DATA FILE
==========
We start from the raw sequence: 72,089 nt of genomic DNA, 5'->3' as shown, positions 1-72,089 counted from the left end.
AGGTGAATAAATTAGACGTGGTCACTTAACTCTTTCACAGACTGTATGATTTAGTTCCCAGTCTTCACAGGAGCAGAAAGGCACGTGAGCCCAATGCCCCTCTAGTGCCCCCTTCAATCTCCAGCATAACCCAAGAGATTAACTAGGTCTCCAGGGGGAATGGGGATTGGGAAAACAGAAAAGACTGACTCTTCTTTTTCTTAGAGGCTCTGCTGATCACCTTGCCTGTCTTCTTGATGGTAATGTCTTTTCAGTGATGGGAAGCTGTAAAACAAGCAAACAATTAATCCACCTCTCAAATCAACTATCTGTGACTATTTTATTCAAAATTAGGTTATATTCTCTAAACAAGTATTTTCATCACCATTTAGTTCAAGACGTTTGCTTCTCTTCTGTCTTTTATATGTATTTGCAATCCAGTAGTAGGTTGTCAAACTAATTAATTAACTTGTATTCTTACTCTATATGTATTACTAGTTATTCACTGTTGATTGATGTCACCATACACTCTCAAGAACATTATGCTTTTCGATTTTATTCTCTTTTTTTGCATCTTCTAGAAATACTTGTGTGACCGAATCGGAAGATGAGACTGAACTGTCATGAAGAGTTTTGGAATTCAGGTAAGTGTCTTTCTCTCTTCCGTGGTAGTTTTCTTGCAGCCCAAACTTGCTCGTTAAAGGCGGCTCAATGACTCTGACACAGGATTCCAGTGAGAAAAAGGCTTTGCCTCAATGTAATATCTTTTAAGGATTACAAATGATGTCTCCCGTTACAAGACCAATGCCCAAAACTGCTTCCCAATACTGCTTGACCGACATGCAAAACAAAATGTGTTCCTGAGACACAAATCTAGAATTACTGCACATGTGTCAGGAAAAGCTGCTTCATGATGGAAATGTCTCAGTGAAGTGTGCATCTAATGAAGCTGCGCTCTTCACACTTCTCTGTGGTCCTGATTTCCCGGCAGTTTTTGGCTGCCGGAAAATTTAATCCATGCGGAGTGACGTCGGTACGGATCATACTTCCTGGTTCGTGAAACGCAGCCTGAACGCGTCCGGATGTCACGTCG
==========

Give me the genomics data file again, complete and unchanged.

We start from the raw sequence: 72,089 nt of genomic DNA, 5'->3' as shown, positions 1-72,089 counted from the left end.
AGGTGAATAAATTAGACGTGGTCACTTAACTCTTTCACAGACTGTATGATTTAGTTCCCAGTCTTCACAGGAGCAGAAAGGCACGTGAGCCCAATGCCCCTCTAGTGCCCCCTTCAATCTCCAGCATAACCCAAGAGATTAACTAGGTCTCCAGGGGGAATGGGGATTGGGAAAACAGAAAAGACTGACTCTTCTTTTTCTTAGAGGCTCTGCTGATCACCTTGCCTGTCTTCTTGATGGTAATGTCTTTTCAGTGATGGGAAGCTGTAAAACAAGCAAACAATTAATCCACCTCTCAAATCAACTATCTGTGACTATTTTATTCAAAATTAGGTTATATTCTCTAAACAAGTATTTTCATCACCATTTAGTTCAAGACGTTTGCTTCTCTTCTGTCTTTTATATGTATTTGCAATCCAGTAGTAGGTTGTCAAACTAATTAATTAACTTGTATTCTTACTCTATATGTATTACTAGTTATTCACTGTTGATTGATGTCACCATACACTCTCAAGAACATTATGCTTTTCGATTTTATTCTCTTTTTTTGCATCTTCTAGAAATACTTGTGTGACCGAATCGGAAGATGAGACTGAACTGTCATGAAGAGTTTTGGAATTCAGGTAAGTGTCTTTCTCTCTTCCGTGGTAGTTTTCTTGCAGCCCAAACTTGCTCGTTAAAGGCGGCTCAATGACTCTGACACAGGATTCCAGTGAGAAAAAGGCTTTGCCTCAATGTAATATCTTTTAAGGATTACAAATGATGTCTCCCGTTACAAGACCAATGCCCAAAACTGCTTCCCAATACTGCTTGACCGACATGCAAAACAAAATGTGTTCCTGAGACACAAATCTAGAATTACTGCACATGTGTCAGGAAAAGCTGCTTCATGATGGAAATGTCTCAGTGAAGTGTGCATCTAATGAAGCTGCGCTCTTCACACTTCTCTGTGGTCCTGATTTCCCGGCAGTTTTTGGCTGCCGGAAAATTTAATCCATGCGGAGTGACGTCGGTACGGATCATACTTCCTGGTTCGTGAAACGCAGCCTGAACGCGTCCGGATGTCACGTCG